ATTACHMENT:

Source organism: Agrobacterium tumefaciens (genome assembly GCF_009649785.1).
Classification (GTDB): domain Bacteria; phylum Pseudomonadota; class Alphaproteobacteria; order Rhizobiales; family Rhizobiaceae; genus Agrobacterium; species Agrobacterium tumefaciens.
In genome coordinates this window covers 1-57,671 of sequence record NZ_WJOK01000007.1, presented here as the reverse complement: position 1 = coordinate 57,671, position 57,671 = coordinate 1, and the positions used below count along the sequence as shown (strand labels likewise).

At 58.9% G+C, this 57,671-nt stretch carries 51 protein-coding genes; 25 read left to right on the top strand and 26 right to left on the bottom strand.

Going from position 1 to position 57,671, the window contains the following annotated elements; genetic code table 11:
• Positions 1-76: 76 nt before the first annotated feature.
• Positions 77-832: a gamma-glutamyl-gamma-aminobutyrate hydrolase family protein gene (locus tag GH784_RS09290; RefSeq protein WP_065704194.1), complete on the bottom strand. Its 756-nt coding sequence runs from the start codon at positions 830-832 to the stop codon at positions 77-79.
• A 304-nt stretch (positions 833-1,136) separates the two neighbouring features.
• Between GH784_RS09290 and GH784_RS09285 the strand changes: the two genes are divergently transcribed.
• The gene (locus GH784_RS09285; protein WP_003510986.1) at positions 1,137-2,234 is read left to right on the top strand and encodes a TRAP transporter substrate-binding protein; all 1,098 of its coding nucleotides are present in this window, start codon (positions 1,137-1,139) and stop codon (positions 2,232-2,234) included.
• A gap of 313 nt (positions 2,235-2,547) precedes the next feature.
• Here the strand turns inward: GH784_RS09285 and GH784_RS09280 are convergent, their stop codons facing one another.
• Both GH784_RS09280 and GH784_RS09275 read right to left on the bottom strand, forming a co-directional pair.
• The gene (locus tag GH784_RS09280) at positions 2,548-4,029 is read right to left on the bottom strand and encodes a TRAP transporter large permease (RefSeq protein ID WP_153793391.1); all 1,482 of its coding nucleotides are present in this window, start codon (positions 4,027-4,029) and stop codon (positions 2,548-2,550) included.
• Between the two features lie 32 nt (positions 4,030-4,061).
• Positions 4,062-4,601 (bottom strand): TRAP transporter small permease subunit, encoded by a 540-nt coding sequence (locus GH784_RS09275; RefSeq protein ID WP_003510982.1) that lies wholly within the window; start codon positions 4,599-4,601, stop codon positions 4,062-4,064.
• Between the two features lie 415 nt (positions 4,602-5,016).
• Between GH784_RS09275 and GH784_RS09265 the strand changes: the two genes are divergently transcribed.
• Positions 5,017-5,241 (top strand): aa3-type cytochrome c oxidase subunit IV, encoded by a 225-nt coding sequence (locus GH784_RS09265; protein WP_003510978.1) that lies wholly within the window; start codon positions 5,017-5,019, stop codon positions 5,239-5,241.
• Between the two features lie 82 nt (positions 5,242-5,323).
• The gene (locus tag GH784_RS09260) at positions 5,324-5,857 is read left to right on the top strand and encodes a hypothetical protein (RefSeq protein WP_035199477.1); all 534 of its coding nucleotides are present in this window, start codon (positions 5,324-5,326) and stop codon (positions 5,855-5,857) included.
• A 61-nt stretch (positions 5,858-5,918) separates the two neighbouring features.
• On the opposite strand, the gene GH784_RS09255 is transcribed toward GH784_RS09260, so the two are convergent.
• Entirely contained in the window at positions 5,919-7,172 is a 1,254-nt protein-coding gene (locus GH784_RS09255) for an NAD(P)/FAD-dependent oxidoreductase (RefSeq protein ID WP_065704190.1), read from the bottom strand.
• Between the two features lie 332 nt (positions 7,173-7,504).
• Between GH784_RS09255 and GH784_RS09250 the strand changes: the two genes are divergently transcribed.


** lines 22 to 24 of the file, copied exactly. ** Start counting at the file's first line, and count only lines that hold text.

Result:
• A 61-nt stretch (positions 5,858-5,918) separates the two neighbouring features.
• On the opposite strand, the gene GH784_RS09255 is transcribed toward GH784_RS09260, so the two are convergent.
• Entirely contained in the window at positions 5,919-7,172 is a 1,254-nt protein-coding gene (locus GH784_RS09255) for an NAD(P)/FAD-dependent oxidoreductase (RefSeq protein ID WP_065704190.1), read from the bottom strand.